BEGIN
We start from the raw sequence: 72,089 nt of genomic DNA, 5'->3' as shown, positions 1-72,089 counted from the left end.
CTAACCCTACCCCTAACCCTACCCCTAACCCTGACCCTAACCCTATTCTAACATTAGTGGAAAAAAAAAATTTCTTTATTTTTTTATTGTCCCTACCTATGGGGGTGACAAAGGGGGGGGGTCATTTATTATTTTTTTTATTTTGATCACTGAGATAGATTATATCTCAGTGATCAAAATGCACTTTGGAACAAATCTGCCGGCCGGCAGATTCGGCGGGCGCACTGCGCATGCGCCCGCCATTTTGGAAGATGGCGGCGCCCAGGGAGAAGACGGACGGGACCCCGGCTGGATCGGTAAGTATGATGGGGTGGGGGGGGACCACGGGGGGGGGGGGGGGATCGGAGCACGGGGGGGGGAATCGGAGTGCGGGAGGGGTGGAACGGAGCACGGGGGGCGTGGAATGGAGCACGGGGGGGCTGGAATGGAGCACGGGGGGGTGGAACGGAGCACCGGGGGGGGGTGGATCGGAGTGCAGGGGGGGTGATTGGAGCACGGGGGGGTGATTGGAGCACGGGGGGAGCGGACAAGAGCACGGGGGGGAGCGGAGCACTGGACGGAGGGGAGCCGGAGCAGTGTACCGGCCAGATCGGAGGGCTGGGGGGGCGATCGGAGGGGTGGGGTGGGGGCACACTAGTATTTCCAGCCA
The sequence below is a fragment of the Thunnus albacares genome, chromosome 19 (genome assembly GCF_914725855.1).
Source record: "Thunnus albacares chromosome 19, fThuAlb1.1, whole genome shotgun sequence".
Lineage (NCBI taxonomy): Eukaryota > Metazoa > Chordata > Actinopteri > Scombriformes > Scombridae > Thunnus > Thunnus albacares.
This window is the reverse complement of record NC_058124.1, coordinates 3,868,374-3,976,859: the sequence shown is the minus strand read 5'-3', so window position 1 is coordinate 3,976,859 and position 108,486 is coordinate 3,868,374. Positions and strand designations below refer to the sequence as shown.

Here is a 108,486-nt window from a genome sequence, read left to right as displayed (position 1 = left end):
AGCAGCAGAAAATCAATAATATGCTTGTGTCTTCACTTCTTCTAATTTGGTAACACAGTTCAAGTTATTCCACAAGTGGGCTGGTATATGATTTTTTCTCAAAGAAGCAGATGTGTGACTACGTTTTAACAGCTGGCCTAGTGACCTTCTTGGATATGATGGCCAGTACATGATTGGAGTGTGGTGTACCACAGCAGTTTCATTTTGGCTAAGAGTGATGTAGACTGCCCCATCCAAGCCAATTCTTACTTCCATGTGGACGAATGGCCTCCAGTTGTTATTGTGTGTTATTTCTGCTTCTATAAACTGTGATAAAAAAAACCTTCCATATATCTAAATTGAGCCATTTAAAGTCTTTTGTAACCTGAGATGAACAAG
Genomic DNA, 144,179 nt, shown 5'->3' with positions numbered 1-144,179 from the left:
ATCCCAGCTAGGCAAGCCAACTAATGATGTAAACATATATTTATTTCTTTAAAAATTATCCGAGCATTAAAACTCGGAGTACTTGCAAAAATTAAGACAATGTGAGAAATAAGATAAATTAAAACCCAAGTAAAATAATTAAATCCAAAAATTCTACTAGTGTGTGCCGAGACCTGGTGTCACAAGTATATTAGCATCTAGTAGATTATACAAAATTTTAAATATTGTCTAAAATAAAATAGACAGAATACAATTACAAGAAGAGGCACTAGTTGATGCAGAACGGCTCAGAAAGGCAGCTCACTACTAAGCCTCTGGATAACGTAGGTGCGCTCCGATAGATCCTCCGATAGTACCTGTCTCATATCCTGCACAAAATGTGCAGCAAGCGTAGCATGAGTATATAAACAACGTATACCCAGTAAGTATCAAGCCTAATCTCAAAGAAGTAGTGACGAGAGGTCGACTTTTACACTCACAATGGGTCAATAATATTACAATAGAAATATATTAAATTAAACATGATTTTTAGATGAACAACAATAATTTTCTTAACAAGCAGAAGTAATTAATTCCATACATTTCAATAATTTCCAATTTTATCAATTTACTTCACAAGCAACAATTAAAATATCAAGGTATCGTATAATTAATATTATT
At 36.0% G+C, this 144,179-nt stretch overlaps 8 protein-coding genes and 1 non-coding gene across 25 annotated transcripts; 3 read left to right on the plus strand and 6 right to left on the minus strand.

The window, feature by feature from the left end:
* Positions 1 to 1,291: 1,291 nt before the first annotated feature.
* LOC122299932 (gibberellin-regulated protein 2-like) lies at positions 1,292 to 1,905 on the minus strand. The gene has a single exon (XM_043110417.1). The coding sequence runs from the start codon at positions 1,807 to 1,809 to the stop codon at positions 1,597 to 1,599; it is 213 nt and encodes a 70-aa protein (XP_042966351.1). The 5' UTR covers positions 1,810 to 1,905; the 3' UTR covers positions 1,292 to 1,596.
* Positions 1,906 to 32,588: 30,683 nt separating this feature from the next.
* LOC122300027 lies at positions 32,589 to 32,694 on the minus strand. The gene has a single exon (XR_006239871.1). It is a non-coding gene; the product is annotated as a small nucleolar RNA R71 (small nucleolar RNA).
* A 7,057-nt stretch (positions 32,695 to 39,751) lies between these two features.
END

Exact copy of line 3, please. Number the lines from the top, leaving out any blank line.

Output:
The sequence below is a fragment of the Thunnus albacares genome, chromosome 19 (genome assembly GCF_914725855.1).